By William Beining, P.E., Anthony Ream, P.E., and Patrick Hassett
In replacing the historic Greenfield Bridge, which links the Pittsburgh neighborhood of Greenfield to Schenley Park, the bridge's designers were challenged to re-create a landmark structure while minimizing the impacts to the congested interstate running under the bridge. From demolition of the existing bridge to design and erection of the new steel arch, the obstacles were overcome through careful planning, extraordinary community involvement, and innovative design.
A BRIDGE HAS CONNECTED the Pittsburgh neighborhood of Greenfield to historic Schenley Park for nearly 120 years. The first structure to span the valley was a simple 15-span wooden viaduct that crossed a neighborhood street and stream. In 1922, this utilitarian wooden viaduct was replaced with a monumental concrete arch, named the Beechwood Boulevard Bridge (locally known as the Greenfield Bridge) that reflected the city's growth and the grandeur of the time. The bridge featured decorative urns, architectural pedestals, and lighting fixtures along its length, creating a grand promenade.
Thirty years later, to accommodate the increasing amount of vehicular traffic coming into the city from the east, Interstate 376 was constructed under the bridge to connect downtown to the eastern suburbs; it is now the main artery linking downtown Pittsburgh to all points east.
By the early 2000s, the historic concrete arch that had stood as an eastern gateway for so many decades was showing its age. Rehabilitation efforts had stripped some of the bridge's grandeur; many of the original decorative elements were removed during a much-needed floor system replacement in the 1980s. Because of the deterioration of the concrete arch ribs, much of the arch was wrapped with protective netting. A "bridge under the bridge" that had been designed in the 1990s for a planned rehabilitation was also left in place. By 2012, it was clear that it was time for a new structure; however, with this decision came many challenges.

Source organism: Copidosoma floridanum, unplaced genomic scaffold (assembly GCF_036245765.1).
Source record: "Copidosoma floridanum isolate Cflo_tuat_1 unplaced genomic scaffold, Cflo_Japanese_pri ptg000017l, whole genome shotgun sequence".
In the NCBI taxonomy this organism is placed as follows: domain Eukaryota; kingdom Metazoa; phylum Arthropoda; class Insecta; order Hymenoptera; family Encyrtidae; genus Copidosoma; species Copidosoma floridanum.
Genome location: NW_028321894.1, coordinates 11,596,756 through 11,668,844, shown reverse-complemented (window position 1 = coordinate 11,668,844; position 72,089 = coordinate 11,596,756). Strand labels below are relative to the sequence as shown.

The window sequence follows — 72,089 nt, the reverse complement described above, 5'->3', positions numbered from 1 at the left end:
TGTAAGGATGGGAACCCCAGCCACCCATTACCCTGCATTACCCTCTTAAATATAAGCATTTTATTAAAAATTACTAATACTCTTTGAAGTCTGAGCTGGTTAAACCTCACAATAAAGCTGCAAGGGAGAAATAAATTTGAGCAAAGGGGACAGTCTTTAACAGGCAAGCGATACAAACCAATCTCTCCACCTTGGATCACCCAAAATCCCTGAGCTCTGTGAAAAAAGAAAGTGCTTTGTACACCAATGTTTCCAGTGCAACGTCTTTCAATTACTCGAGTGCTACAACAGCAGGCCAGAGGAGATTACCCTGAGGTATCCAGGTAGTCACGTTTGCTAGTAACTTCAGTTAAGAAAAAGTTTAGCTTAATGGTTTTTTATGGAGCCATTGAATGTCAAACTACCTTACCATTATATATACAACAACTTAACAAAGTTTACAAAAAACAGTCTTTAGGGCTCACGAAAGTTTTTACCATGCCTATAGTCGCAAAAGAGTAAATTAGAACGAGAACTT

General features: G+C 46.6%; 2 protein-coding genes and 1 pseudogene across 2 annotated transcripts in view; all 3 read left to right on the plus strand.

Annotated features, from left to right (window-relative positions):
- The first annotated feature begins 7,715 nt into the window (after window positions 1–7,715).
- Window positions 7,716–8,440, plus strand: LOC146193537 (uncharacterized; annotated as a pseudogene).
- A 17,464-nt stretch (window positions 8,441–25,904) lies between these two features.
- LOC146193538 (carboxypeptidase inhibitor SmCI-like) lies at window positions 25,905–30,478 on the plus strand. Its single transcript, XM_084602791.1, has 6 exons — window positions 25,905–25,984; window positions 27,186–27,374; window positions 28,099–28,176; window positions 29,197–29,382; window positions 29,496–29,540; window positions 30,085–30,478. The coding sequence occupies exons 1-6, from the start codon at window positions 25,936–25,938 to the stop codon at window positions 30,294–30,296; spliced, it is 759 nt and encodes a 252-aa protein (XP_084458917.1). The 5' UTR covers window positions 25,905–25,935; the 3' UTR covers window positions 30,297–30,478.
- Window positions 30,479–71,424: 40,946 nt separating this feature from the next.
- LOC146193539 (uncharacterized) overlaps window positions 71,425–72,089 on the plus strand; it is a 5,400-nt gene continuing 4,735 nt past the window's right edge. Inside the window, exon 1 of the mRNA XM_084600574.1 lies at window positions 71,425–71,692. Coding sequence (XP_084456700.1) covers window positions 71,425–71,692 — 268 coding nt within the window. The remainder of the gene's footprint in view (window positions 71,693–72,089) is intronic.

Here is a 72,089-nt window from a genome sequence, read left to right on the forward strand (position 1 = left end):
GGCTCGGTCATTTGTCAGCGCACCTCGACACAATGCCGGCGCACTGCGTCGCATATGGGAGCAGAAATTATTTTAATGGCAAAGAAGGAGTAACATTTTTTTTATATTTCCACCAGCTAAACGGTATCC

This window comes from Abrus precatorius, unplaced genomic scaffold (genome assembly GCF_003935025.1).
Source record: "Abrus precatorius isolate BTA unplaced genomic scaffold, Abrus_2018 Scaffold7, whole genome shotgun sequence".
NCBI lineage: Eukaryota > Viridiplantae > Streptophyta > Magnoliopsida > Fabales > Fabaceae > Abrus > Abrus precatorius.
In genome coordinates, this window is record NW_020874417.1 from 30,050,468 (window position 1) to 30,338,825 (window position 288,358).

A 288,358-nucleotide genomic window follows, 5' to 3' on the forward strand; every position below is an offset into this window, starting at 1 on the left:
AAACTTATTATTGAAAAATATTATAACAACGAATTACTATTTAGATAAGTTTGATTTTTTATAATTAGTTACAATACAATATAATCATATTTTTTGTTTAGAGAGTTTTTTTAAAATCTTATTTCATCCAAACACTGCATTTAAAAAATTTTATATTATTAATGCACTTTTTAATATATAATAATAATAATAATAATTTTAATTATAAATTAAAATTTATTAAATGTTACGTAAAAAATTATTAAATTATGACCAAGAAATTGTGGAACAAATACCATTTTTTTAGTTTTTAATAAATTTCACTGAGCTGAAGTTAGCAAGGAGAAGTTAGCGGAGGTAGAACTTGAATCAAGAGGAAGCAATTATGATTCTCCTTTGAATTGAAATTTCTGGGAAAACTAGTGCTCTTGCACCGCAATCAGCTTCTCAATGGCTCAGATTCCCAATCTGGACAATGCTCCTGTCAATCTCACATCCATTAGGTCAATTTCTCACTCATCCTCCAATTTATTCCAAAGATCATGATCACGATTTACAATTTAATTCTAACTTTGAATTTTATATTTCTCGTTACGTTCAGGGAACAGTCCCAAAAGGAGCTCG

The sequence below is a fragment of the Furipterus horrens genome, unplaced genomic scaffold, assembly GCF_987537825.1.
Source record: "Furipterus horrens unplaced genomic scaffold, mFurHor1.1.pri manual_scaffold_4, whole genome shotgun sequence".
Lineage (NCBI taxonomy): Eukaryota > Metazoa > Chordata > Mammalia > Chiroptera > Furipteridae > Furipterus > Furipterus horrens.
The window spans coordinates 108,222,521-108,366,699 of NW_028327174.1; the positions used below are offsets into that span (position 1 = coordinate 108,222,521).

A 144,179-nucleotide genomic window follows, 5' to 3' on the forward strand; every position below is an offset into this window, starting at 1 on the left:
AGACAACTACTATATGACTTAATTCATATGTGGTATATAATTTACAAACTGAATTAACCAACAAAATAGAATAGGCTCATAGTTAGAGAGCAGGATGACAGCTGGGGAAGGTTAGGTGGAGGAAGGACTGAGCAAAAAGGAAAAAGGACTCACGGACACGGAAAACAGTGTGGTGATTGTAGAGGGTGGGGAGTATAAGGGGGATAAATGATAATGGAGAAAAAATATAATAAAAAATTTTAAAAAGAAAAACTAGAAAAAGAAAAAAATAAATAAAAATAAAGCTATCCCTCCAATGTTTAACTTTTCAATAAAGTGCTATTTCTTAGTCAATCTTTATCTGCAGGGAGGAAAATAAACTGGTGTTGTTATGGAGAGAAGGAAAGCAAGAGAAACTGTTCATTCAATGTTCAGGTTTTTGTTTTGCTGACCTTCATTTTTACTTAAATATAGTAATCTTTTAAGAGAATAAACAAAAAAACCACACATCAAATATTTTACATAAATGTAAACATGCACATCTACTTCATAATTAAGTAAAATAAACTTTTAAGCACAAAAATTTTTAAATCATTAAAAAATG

The first of these was determining how the existing concrete arch could be safely and efficiently demolished. This meant not only closing the bridge but also disrupting traffic on the underlying interstate, which is one of the busiest stretches of roadway in Western Pennsylvania.
A second challenge was building a new bridge that would reflect the historic and cultural nature of the site. This meant reinforcing the gateway nature of the structure as viewed from below while also recapturing the feel of a grand entrance to Schenley Park above.
Finally, while a design that captured the historic nature of the site was desired, it was also imperative that the new bridge incorporate state-of-the-art design so that it would last well into the 21st century and beyond. Unique design elements make the structure both context sensitive and state of the art.
Public meetings were held several times throughout the design phase to share ideas, gather feedback, and maintain an open line of communication among the community and stakeholders. The first was in January 2013, with the intent of introducing the project and project team to the community, presenting options for the typical section, and sharing other early concepts for the new bridge. The proposed deck section took into consideration the needs of vehicular and pedestrian traffic, and the bridge's footprint was widened slightly to 51 ft to include bike lanes and a 10 ft extra-wide sidewalk.
Also incorporated into the design at this stage were some of the elements of the existing structure, namely the architectural pillars and stone urns. The pillars, which acted as an entrance to the 1920s-built bridge, were reset on specially designed pedestals attached to the new bridge abutments. Likewise, the stone urns were salvaged and reset at prominent locations on top of the barrier. Similar to the previous bridge, a decorative bush hammer finish lines both faces of the bridge barrier. The pedestals, as well as portions of the new piers, have the same bush hammer finish, tying the new substructure to the decorative elements of the superstructure. In addition, a decorative fence and lighting were incorporated into the design.
Also at this initial meeting the design team presented three color options: a contextual blue or green, an infrastructure gray or black, or an iconic mix of colors such as black and gold. The community voted for contextual green.